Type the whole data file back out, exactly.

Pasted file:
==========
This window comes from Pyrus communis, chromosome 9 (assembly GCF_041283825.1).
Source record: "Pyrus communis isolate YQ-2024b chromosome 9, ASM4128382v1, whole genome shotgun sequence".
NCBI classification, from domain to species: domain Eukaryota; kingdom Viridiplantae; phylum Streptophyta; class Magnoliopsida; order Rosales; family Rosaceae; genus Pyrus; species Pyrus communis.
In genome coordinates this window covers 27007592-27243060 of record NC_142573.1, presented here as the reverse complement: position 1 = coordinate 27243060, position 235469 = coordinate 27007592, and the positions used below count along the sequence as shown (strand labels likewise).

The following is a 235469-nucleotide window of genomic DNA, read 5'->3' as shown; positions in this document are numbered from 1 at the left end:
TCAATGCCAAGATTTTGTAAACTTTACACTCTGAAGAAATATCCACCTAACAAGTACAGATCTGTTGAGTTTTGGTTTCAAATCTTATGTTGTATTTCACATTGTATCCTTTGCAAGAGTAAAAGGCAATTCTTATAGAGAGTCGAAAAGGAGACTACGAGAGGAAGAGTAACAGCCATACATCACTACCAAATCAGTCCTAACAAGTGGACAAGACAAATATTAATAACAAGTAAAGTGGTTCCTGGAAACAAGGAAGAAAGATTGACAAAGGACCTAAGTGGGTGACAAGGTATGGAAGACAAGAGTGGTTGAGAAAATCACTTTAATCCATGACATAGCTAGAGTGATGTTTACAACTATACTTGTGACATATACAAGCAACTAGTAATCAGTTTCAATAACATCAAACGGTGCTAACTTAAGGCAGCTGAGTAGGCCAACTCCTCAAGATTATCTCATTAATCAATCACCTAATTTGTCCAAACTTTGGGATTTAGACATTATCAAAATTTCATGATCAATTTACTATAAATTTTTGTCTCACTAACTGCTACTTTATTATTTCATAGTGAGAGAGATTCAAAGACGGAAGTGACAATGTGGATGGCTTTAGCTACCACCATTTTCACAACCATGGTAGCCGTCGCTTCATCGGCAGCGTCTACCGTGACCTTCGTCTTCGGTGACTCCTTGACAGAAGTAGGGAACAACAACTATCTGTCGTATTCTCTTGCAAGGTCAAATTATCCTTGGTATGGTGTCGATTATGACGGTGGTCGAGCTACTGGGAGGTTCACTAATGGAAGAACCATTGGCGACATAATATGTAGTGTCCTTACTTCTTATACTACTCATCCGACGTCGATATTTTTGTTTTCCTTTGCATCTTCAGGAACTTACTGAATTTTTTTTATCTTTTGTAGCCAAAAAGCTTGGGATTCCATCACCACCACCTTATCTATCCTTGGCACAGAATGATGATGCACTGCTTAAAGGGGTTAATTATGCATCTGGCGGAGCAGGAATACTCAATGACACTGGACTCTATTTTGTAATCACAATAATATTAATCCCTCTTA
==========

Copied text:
This window comes from Pyrus communis, chromosome 9 (assembly GCF_041283825.1).
Source record: "Pyrus communis isolate YQ-2024b chromosome 9, ASM4128382v1, whole genome shotgun sequence".
NCBI classification, from domain to species: domain Eukaryota; kingdom Viridiplantae; phylum Streptophyta; class Magnoliopsida; order Rosales; family Rosaceae; genus Pyrus; species Pyrus communis.
In genome coordinates this window covers 27007592-27243060 of record NC_142573.1, presented here as the reverse complement: position 1 = coordinate 27243060, position 235469 = coordinate 27007592, and the positions used below count along the sequence as shown (strand labels likewise).

The following is a 235469-nucleotide window of genomic DNA, read 5'->3' as shown; positions in this document are numbered from 1 at the left end:
TCAATGCCAAGATTTTGTAAACTTTACACTCTGAAGAAATATCCACCTAACAAGTACAGATCTGTTGAGTTTTGGTTTCAAATCTTATGTTGTATTTCACATTGTATCCTTTGCAAGAGTAAAAGGCAATTCTTATAGAGAGTCGAAAAGGAGACTACGAGAGGAAGAGTAACAGCCATACATCACTACCAAATCAGTCCTAACAAGTGGACAAGACAAATATTAATAACAAGTAAAGTGGTTCCTGGAAACAAGGAAGAAAGATTGACAAAGGACCTAAGTGGGTGACAAGGTATGGAAGACAAGAGTGGTTGAGAAAATCACTTTAATCCATGACATAGCTAGAGTGATGTTTACAACTATACTTGTGACATATACAAGCAACTAGTAATCAGTTTCAATAACATCAAACGGTGCTAACTTAAGGCAGCTGAGTAGGCCAACTCCTCAAGATTATCTCATTAATCAATCACCTAATTTGTCCAAACTTTGGGATTTAGACATTATCAAAATTTCATGATCAATTTACTATAAATTTTTGTCTCACTAACTGCTACTTTATTATTTCATAGTGAGAGAGATTCAAAGACGGAAGTGACAATGTGGATGGCTTTAGCTACCACCATTTTCACAACCATGGTAGCCGTCGCTTCATCGGCAGCGTCTACCGTGACCTTCGTCTTCGGTGACTCCTTGACAGAAGTAGGGAACAACAACTATCTGTCGTATTCTCTTGCAAGGTCAAATTATCCTTGGTATGGTGTCGATTATGACGGTGGTCGAGCTACTGGGAGGTTCACTAATGGAAGAACCATTGGCGACATAATATGTAGTGTCCTTACTTCTTATACTACTCATCCGACGTCGATATTTTTGTTTTCCTTTGCATCTTCAGGAACTTACTGAATTTTTTTTATCTTTTGTAGCCAAAAAGCTTGGGATTCCATCACCACCACCTTATCTATCCTTGGCACAGAATGATGATGCACTGCTTAAAGGGGTTAATTATGCATCTGGCGGAGCAGGAATACTCAATGACACTGGACTCTATTTTGTAATCACAATAATATTAATCCCTCTTA